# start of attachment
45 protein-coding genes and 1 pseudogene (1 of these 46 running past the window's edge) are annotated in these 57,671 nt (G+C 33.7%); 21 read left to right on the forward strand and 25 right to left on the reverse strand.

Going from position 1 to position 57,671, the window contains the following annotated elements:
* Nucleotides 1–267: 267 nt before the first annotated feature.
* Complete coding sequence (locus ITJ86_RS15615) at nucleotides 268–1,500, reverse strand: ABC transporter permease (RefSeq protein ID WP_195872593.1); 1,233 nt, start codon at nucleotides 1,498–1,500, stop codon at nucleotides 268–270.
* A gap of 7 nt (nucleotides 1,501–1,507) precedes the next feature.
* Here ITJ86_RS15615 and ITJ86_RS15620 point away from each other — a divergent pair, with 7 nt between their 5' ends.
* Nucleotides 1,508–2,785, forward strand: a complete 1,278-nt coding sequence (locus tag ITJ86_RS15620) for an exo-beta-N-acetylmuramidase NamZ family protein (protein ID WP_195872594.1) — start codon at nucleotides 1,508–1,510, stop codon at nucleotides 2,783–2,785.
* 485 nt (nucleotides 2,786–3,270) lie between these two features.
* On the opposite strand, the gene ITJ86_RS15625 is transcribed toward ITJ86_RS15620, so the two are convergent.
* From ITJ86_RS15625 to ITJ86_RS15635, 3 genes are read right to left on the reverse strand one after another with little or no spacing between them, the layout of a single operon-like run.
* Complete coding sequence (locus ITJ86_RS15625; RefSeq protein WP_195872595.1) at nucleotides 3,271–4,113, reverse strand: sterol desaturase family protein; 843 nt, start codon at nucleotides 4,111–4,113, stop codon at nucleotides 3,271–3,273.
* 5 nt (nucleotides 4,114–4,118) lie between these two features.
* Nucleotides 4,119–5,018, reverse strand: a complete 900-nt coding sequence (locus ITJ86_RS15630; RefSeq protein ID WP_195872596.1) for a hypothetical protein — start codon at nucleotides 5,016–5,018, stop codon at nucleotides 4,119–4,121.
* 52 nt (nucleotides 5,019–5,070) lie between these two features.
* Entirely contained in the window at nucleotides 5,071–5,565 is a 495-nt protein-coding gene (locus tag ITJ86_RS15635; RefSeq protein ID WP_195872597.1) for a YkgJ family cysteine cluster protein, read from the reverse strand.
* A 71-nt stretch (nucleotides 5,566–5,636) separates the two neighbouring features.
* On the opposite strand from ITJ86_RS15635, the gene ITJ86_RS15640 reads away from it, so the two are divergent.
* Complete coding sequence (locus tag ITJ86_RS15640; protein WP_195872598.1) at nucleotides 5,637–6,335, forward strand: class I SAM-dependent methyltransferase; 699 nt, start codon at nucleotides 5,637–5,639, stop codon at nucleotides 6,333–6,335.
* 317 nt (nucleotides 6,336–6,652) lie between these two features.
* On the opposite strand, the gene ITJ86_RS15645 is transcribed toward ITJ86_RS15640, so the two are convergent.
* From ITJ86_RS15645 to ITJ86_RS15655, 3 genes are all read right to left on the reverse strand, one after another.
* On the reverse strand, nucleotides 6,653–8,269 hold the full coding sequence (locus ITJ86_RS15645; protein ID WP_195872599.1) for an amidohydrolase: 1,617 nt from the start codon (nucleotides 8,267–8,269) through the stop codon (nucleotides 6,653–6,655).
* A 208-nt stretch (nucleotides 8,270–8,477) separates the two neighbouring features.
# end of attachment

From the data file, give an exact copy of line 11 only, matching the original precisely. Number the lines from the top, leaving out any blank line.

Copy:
* Complete coding sequence (locus ITJ86_RS15625; RefSeq protein WP_195872595.1) at nucleotides 3,271–4,113, reverse strand: sterol desaturase family protein; 843 nt, start codon at nucleotides 4,111–4,113, stop codon at nucleotides 3,271–3,273.